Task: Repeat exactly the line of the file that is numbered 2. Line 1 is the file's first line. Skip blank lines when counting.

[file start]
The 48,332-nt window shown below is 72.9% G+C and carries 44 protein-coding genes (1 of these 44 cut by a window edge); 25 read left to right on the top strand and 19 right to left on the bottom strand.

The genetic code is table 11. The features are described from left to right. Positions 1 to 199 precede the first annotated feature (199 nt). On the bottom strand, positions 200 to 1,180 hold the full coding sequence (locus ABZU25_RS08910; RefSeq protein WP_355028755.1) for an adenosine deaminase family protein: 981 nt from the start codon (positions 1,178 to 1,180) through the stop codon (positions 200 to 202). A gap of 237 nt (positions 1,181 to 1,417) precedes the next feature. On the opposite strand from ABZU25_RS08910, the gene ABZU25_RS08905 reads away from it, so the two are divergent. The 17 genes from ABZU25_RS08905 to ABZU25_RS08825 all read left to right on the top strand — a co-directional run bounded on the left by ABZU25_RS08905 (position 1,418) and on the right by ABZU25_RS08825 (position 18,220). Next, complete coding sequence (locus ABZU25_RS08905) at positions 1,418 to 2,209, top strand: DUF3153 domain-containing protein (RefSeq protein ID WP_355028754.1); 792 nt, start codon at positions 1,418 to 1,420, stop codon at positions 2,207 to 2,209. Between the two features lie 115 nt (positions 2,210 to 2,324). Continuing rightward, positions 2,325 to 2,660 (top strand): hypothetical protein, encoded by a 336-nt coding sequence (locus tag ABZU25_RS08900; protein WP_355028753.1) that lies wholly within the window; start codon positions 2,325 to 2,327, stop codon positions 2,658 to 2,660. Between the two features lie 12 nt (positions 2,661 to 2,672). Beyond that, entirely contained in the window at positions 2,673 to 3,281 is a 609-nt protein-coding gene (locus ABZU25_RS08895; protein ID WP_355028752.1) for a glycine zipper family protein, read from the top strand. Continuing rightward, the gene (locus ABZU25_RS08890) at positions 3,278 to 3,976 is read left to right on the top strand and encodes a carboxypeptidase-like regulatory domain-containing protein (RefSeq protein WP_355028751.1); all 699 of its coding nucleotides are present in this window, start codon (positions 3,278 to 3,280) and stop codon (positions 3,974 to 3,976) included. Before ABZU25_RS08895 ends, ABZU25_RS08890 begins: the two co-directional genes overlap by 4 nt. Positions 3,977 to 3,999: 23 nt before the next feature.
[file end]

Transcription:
The genetic code is table 11. The features are described from left to right. Positions 1 to 199 precede the first annotated feature (199 nt). On the bottom strand, positions 200 to 1,180 hold the full coding sequence (locus ABZU25_RS08910; RefSeq protein WP_355028755.1) for an adenosine deaminase family protein: 981 nt from the start codon (positions 1,178 to 1,180) through the stop codon (positions 200 to 202). A gap of 237 nt (positions 1,181 to 1,417) precedes the next feature. On the opposite strand from ABZU25_RS08910, the gene ABZU25_RS08905 reads away from it, so the two are divergent. The 17 genes from ABZU25_RS08905 to ABZU25_RS08825 all read left to right on the top strand — a co-directional run bounded on the left by ABZU25_RS08905 (position 1,418) and on the right by ABZU25_RS08825 (position 18,220). Next, complete coding sequence (locus ABZU25_RS08905) at positions 1,418 to 2,209, top strand: DUF3153 domain-containing protein (RefSeq protein ID WP_355028754.1); 792 nt, start codon at positions 1,418 to 1,420, stop codon at positions 2,207 to 2,209. Between the two features lie 115 nt (positions 2,210 to 2,324). Continuing rightward, positions 2,325 to 2,660 (top strand): hypothetical protein, encoded by a 336-nt coding sequence (locus tag ABZU25_RS08900; protein WP_355028753.1) that lies wholly within the window; start codon positions 2,325 to 2,327, stop codon positions 2,658 to 2,660. Between the two features lie 12 nt (positions 2,661 to 2,672). Beyond that, entirely contained in the window at positions 2,673 to 3,281 is a 609-nt protein-coding gene (locus ABZU25_RS08895; protein ID WP_355028752.1) for a glycine zipper family protein, read from the top strand. Continuing rightward, the gene (locus ABZU25_RS08890) at positions 3,278 to 3,976 is read left to right on the top strand and encodes a carboxypeptidase-like regulatory domain-containing protein (RefSeq protein WP_355028751.1); all 699 of its coding nucleotides are present in this window, start codon (positions 3,278 to 3,280) and stop codon (positions 3,974 to 3,976) included. Before ABZU25_RS08895 ends, ABZU25_RS08890 begins: the two co-directional genes overlap by 4 nt. Positions 3,977 to 3,999: 23 nt before the next feature.